Additional file 1. WHO subregions. A list of the 14 WHO mortality regions, sub-regions, mortality profiles, and member states.

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The measure of population health that was used was the disability adjusted life year (DALY) [26]. This was used in preference to other measures of health, because it was conceptually clearer to think about redistributing DALY's between populations than, say, the mortality rate. The DALY is a measure of years of life lost attributable to morbidity and mortality within a population and has been used by the WHO [18] and some national governments [27] as a measure of the burden of disease. The measure of population wealth that was used was the gross national product (GNP) [28]. GNP is the broadest measure of national income and comprises gross domestic product plus net receipts of primary income from nonresident sources.

Data

The data on the total number of DALYs and the size of the population of each mortality sub-region for 2000 was obtained from "GBD 2000 Version 1 Estimates" available from the WHO website. The DALY makes adjustments for age and sex at the time that death or disability occurred and a discount rate was also applied to the years of life lost.

The GNP for each of the mortality sub-regions was derived from the World Bank "World Development Indicators – 1999" CD-ROM, following adjustment for the purchasing power of an "international dollar" in each sub-region [28]. The 2000 GNP was estimated by multiplying each sub-region's population for 2000 by the relevant 1999 GNP per capita. The use of a purchasing power parity (PPP) measure overcame, to some degree, the undervaluing of consumption in economies with relatively low prices and the overvaluing of consumption in countries with high prices.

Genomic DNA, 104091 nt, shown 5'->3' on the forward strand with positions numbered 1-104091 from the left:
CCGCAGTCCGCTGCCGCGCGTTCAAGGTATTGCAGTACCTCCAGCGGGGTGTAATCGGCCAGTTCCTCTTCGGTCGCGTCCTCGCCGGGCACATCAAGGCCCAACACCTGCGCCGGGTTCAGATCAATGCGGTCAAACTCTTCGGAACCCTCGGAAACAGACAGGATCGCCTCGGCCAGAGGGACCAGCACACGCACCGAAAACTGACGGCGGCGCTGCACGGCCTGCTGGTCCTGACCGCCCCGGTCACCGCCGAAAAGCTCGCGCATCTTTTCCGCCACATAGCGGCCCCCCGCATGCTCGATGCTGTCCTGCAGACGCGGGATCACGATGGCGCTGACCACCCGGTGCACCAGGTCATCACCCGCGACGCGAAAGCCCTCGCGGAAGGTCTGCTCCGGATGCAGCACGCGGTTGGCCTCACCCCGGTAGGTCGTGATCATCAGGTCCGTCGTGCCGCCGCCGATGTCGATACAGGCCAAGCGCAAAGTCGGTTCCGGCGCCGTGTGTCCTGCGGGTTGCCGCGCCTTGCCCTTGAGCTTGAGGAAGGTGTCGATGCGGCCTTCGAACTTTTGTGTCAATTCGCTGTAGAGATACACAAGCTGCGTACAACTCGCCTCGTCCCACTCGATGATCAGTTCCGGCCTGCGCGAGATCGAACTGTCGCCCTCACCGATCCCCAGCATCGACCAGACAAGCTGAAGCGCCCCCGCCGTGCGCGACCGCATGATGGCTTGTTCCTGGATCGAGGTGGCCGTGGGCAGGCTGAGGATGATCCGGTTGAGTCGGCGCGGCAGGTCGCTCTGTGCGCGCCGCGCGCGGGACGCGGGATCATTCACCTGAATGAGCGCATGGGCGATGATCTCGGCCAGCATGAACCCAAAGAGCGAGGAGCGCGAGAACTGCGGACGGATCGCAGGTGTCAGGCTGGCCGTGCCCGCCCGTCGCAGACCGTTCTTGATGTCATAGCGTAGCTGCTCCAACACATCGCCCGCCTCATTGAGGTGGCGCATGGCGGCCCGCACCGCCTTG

Where GNP figures were unavailable for a country within a mortality sub-region, the median GNP per capita for the remaining countries was used to estimate the missing country's GNP. A sensitivity analysis revealed that there was little difference in the overall results whether missing country data were imputed on the basis of a sub-region's median, mean, maximum or minimum GNP per capita.

Analysis

The analysis is based on the decomposition of an index of inequality known as the Pietra Ratio [29], or Robin Hood Index [30]. The index was so named because in the context of wealth inequality it approximates the share of wealth that has to be transferred from those with greater than the mean-level resources and given to those with less than mean-level resources in order to achieve equality. In effect it is the share of the wealth that has to be robbed from the rich and given to the poor. In the context of this article, health inequality represents the share of the burden of disease as measured by the DALY, that needs to be transferred from the regions with the worst per capita health and transferred to the regions with the best per capita health in order to achieve health equality.